Moses relieves the suspense surrounding Isaac’s ultimate fate when he tells us in Genesis 22:1 that God’s command to sacrifice the young man is a test for Abraham. The focus is really on the character of the patriarch’s faith, and the challenge to obey the Lord provides the tension for the rest of the chapter.
Consider what it means for God to test His people. We would be straying from God’s Word if we said He is ignorant of our response to His testing beforehand, for He knows what the outcome will be in advance (Isa. 46:8–11). Instead, Scripture teaches that the Lord puts us through trials so that we might see the stuff of which we are made. Divine testing can create, renew, or strengthen our humility (Deut. 8:16). God disciplines us through trials that we might yield “the peaceful fruit of righteousness” (Heb. 12:5–11). When we pass heaven-sent tests we realize the strength of our faith and find a greater assurance of our salvation and the Lord’s faithfulness.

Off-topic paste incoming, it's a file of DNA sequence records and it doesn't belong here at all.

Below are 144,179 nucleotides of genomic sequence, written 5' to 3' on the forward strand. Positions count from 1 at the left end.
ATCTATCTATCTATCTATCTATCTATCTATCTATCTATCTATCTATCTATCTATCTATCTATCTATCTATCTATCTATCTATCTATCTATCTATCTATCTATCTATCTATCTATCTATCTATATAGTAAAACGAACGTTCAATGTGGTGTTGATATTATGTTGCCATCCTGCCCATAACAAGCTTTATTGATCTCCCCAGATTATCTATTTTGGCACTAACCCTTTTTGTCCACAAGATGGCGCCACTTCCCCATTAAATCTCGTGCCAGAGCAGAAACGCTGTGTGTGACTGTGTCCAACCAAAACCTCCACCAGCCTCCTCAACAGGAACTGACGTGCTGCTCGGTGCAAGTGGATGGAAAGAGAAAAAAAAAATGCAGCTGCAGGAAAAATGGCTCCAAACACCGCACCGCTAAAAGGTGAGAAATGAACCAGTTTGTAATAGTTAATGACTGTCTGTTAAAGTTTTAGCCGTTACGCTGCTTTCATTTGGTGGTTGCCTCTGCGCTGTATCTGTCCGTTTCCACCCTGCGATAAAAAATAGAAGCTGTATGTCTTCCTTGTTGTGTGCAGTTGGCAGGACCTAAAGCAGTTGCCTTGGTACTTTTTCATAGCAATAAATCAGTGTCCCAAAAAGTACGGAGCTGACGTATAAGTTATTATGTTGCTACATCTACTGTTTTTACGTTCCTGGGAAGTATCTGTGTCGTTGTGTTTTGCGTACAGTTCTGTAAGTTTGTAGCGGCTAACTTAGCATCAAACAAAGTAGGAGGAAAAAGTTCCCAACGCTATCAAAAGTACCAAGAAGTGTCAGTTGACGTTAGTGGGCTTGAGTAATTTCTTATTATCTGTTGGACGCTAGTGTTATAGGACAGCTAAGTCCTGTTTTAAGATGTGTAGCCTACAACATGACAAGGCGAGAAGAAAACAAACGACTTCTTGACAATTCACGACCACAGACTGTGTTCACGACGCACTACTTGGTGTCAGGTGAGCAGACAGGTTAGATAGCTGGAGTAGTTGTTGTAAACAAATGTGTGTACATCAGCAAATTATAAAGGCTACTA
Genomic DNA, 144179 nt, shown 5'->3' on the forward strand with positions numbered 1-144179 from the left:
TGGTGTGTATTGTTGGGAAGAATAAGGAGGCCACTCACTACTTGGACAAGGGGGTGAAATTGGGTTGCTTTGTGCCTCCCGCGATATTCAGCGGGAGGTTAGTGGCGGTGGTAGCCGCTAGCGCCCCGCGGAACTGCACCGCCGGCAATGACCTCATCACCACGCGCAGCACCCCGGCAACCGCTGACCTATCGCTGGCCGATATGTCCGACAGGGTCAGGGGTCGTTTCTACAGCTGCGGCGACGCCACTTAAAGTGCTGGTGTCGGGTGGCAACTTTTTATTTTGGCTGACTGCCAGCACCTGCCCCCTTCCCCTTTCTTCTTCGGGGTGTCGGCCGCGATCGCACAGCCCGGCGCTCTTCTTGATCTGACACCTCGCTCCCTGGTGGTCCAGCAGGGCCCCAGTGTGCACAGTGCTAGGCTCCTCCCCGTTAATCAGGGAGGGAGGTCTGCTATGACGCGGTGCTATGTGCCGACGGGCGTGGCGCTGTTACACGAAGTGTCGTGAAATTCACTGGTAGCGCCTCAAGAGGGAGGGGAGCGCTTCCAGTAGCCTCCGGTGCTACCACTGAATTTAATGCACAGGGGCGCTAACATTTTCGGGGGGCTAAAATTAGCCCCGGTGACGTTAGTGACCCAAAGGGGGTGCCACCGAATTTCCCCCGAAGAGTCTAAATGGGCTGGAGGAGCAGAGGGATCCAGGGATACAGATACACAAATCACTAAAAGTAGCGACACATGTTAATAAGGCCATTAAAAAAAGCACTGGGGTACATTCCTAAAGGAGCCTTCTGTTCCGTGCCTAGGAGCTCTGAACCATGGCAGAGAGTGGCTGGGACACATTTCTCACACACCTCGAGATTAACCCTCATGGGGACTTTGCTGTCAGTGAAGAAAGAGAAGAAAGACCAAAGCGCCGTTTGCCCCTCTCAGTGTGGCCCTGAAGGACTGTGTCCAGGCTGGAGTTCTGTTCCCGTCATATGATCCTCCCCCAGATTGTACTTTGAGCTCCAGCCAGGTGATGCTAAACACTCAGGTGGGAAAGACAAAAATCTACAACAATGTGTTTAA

Still, it is not easy to endure such testing. This is no less true for the greatest heroes of the faith. We as readers have the insight that Abraham was being tested, but the patriarch did not know this at the time. This elderly man had waited more than twenty-five years for Isaac to be born (Gen. 12:4; 21:5), and now, just when the Lord’s promises of life and land are starting to be fulfilled, God commands him to eliminate the one in whom the Creator pledged to accomplish His purposes (22:2). Imagine how difficult it was for Abraham to obey — the One who made the promise was calling him to kill the promise! Moreover, Isaac was his own flesh and blood. Who among us can contemplate having to do as Abraham was ordered? John Calvin comments, “It was sad for him [Abraham] to be deprived of his only son, sadder still that this son should be torn away by a violent death, but by far the most grievous that he himself should be appointed as the executioner to slay him with his own hand.”
If Abraham hated to cast Ishmael out (21:10–11), the command to sacrifice Isaac was undoubtedly more difficult for him. However, the patriarch obeys (22:2–6), so strong is his trust in the Lord.
Faith comes quickly when the Lord calls us to do easy things. But it is much harder to trust Him when He asks us to do difficult tasks. God will not call us to offer up our children as burnt offerings, but He will ask us to step outside of our comfort zones. If you are a shy person, reach out and make a new friend this month. No matter your temperament, try to do ministry in a place that may make you uncomfortable, such as a prison, hospital, or food pantry.